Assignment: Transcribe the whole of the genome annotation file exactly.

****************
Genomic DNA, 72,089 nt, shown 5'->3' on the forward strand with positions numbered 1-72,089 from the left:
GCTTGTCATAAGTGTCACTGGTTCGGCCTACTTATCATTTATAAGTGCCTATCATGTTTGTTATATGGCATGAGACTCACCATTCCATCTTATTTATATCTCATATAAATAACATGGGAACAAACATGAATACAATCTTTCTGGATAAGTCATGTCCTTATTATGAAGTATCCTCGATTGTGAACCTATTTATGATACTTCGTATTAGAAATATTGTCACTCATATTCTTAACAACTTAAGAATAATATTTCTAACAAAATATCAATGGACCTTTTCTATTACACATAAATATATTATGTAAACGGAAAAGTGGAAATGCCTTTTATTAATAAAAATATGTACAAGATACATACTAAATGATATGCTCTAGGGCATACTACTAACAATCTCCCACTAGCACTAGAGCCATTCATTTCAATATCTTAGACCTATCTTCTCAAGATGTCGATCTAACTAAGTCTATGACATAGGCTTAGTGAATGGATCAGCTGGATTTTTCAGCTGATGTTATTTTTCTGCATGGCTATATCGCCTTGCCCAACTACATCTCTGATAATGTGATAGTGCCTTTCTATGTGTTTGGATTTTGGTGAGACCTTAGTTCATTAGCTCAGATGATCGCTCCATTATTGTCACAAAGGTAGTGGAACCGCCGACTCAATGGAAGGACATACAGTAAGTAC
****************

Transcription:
Genomic DNA, 72,089 nt, shown 5'->3' on the forward strand with positions numbered 1-72,089 from the left:
GCTTGTCATAAGTGTCACTGGTTCGGCCTACTTATCATTTATAAGTGCCTATCATGTTTGTTATATGGCATGAGACTCACCATTCCATCTTATTTATATCTCATATAAATAACATGGGAACAAACATGAATACAATCTTTCTGGATAAGTCATGTCCTTATTATGAAGTATCCTCGATTGTGAACCTATTTATGATACTTCGTATTAGAAATATTGTCACTCATATTCTTAACAACTTAAGAATAATATTTCTAACAAAATATCAATGGACCTTTTCTATTACACATAAATATATTATGTAAACGGAAAAGTGGAAATGCCTTTTATTAATAAAAATATGTACAAGATACATACTAAATGATATGCTCTAGGGCATACTACTAACAATCTCCCACTAGCACTAGAGCCATTCATTTCAATATCTTAGACCTATCTTCTCAAGATGTCGATCTAACTAAGTCTATGACATAGGCTTAGTGAATGGATCAGCTGGATTTTTCAGCTGATGTTATTTTTCTGCATGGCTATATCGCCTTGCCCAACTACATCTCTGATAATGTGATAGTGCCTTTCTATGTGTTTGGATTTTGGTGAGACCTTAGTTCATTAGCTCAGATGATCGCTCCATTATTGTCACAAAGGTAGTGGAACCGCCGACTCAATGGAAGGACATACAGTAAGTAC